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Govt. urged to review daylight savings

Daylight Saving Time (D.S.T.) has not been shown to contribute to Samoa's economic growth and the Government should reconsider it, an Economist has argued.  

Former Opposition Member of Parliament, Luagalau Afualo Dr. Salele, made the comments as Samoa moves its clocks forward on Sunday for the ninth time since it was first introduced. 

But the Economist is not convinced that the time change brought about by the Daylight Saving Act of 2009 has benefited Samoa's economy. 

“It seems [impacts are mainly] from [the] social side – there is more leisure time for people,” he said. 

“Government did intend that daylight saving is for people to be productive in terms of economic activities (like going to plantation after work) but it seems like a reversal of that. 

“There is just more time for people to socialise and it defeats the whole purpose of why we had it in the first place.” 

The initiative, which was implemented by the Government in 2010, was initiated with the design of increasing economic growth, promoting public health, saving on fuel consumption and boosting leisure activities. 

A survey conducted by the Ministry of Commerce Industry and Labour in 2018 shows 55 per cent of the public are in favour of D.S.T..

“Their main reason for supporting this activity is due to the longer hours of the afternoon for guests to socialise in restaurants, more clients and also beneficial with extra time for sports activities," the research found. 

Of those who did not support D.S.T., the survey found that they were mainly concerned about workers being late, the safety of children, slow performance and lost productivity. 

In an earlier survey, conducted in 2011 a year after D.S.T.'s introduction, the Electric Power Corporation said that energy demand dropped by an average of four per cent from December 2010 to March 2011. Accordingly, fuel savings for the period amounted to 319,000 litres.

However, the survey noted that E.P.C. was cautious of attributing the estimated fuel saving to the D.S.T. policy due to “insufficient data”. 

“Much of the 40 percent ‘no energy saved’ respondents in the Ministry survey stated that their electricity soared from January 2011 when the school year started to get the school children prepared as it was still dark by 7 a.m," the survey noted. 

The latest survey from M.C.I.L. in 2018 did not include more recent data on energy savings.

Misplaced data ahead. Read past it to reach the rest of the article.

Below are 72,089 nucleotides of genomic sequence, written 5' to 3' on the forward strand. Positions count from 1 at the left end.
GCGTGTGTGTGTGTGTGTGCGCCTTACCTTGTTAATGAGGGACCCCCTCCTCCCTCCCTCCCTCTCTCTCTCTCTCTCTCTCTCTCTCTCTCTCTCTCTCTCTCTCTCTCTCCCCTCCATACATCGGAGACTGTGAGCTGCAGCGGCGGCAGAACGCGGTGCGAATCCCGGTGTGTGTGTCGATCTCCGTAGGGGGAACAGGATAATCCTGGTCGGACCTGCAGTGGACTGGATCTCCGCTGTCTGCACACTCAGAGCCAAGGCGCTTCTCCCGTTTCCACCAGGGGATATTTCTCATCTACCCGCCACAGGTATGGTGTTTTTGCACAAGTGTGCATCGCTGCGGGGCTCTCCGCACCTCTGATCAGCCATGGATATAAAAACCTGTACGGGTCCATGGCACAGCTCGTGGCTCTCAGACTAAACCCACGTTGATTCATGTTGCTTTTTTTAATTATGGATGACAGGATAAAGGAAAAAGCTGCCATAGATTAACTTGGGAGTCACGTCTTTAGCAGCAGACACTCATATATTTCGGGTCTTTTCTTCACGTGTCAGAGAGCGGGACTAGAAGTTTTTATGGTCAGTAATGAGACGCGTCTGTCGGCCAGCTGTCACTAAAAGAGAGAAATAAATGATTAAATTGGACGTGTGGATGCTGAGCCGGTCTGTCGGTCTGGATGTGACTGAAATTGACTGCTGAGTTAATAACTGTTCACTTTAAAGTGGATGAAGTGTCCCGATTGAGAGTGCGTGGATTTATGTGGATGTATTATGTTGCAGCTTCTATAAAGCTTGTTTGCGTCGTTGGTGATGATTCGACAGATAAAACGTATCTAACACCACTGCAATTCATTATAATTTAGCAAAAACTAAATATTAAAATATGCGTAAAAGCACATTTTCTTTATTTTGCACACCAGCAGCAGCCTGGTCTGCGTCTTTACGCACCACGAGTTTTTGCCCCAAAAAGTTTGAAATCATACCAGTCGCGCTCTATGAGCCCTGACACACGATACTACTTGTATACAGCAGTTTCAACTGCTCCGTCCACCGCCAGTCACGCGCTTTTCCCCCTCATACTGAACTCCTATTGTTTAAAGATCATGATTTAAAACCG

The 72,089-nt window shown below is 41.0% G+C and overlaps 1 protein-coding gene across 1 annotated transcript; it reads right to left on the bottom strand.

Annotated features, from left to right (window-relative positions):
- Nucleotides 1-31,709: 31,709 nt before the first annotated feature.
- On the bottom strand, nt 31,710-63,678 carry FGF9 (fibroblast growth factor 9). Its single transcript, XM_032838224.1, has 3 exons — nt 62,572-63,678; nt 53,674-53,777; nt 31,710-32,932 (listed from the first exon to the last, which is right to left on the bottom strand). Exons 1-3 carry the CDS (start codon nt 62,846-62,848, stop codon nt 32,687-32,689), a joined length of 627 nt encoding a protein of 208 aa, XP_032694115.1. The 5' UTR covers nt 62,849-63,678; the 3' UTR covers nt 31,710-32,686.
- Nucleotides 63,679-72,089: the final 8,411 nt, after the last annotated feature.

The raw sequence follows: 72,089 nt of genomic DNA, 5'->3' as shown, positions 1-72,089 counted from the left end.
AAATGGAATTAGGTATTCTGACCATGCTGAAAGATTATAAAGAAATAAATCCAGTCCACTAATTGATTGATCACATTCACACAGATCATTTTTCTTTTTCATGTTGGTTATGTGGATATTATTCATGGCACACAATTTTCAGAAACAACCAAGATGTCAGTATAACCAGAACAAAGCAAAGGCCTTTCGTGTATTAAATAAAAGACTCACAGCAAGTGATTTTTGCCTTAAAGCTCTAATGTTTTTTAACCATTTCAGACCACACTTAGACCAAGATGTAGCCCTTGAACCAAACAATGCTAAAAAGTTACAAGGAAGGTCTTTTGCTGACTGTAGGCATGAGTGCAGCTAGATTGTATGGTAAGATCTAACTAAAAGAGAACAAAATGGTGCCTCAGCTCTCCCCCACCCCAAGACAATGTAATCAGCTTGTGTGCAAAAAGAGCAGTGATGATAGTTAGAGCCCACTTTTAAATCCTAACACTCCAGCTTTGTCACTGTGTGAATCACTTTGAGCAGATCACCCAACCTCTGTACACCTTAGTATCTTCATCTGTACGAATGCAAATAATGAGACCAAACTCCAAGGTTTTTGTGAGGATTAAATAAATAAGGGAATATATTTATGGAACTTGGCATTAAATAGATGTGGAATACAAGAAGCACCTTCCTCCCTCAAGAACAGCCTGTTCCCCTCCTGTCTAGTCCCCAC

Luagalau has urged M.C.I.L. to review the policy and analyse its impact on labour productivity and the broader economy. 

He also voiced concerns over young children leaving home early for school and questioned whether daylight savings is a contributing factor to crimes involving young children, especially girls. 

The former M.P. said with or without daylight saving infrastructure developments will carry on and private sector business will continue to drive economic growth. 

He believes that while people may turn on their lights later in the evenings but people also turn on their lights early in the morning to get ready for work or prepare their children for school. 

“It still doesn’t change that consumers are still reliant on electricity and nowadays people rely a lot on electricity for convenience," he said. 

He added that the Government should learn from the experience of other countries that have done away with daylight savings. 

“I would rather see it reversed because it hasn’t shown any significant change if anything it has only accrued more costs than benefits,” he said.  

Most parts of Europe and North America observe D.S.T. while countries in Africa and Asia do not observe D.S.T., including those that are near the equator. 

Since D.S.T. schools and even some churches have changed time they start services.  

For example, before D.S.T. some churches started services at 8.30 a.m. but once D.S.T. is in effect the congregations change their ceremony time to 9.30 a.m. 

Luagalau pointed out this simply shows that the Government can change the official time but people are unable to readjust their biological clocks.

He reiterated the need for government to revisit D.S.T. and weigh out its pros and cons. 

Acting C.E.O. for M.C.I.L. was not immediately available for a comment when contacted. 

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